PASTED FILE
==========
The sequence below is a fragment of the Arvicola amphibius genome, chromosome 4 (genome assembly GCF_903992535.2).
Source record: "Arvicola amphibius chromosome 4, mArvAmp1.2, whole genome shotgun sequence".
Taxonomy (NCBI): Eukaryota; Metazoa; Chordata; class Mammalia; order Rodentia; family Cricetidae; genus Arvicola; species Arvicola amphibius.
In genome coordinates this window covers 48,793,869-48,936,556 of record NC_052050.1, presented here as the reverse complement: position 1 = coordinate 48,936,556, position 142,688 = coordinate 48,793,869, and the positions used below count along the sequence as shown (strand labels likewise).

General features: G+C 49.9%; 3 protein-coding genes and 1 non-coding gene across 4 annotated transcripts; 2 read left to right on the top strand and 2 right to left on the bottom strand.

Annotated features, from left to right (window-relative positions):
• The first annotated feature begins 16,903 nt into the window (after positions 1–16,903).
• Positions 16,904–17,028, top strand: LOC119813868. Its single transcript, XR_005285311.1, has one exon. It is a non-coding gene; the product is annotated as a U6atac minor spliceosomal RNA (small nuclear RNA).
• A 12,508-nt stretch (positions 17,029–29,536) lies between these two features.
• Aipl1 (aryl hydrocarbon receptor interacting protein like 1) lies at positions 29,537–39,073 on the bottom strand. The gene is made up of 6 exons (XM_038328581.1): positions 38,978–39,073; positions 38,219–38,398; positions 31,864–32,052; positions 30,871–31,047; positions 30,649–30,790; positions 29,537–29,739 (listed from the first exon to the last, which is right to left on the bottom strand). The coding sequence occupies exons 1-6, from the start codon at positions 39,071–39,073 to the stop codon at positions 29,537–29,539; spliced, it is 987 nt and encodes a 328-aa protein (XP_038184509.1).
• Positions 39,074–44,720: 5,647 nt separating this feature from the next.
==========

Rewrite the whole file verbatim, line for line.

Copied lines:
The sequence below is a fragment of the Arvicola amphibius genome, chromosome 4 (genome assembly GCF_903992535.2).
Source record: "Arvicola amphibius chromosome 4, mArvAmp1.2, whole genome shotgun sequence".
Taxonomy (NCBI): Eukaryota; Metazoa; Chordata; class Mammalia; order Rodentia; family Cricetidae; genus Arvicola; species Arvicola amphibius.
In genome coordinates this window covers 48,793,869-48,936,556 of record NC_052050.1, presented here as the reverse complement: position 1 = coordinate 48,936,556, position 142,688 = coordinate 48,793,869, and the positions used below count along the sequence as shown (strand labels likewise).

General features: G+C 49.9%; 3 protein-coding genes and 1 non-coding gene across 4 annotated transcripts; 2 read left to right on the top strand and 2 right to left on the bottom strand.

Annotated features, from left to right (window-relative positions):
• The first annotated feature begins 16,903 nt into the window (after positions 1–16,903).
• Positions 16,904–17,028, top strand: LOC119813868. Its single transcript, XR_005285311.1, has one exon. It is a non-coding gene; the product is annotated as a U6atac minor spliceosomal RNA (small nuclear RNA).
• A 12,508-nt stretch (positions 17,029–29,536) lies between these two features.
• Aipl1 (aryl hydrocarbon receptor interacting protein like 1) lies at positions 29,537–39,073 on the bottom strand. The gene is made up of 6 exons (XM_038328581.1): positions 38,978–39,073; positions 38,219–38,398; positions 31,864–32,052; positions 30,871–31,047; positions 30,649–30,790; positions 29,537–29,739 (listed from the first exon to the last, which is right to left on the bottom strand). The coding sequence occupies exons 1-6, from the start codon at positions 39,071–39,073 to the stop codon at positions 29,537–29,539; spliced, it is 987 nt and encodes a 328-aa protein (XP_038184509.1).
• Positions 39,074–44,720: 5,647 nt separating this feature from the next.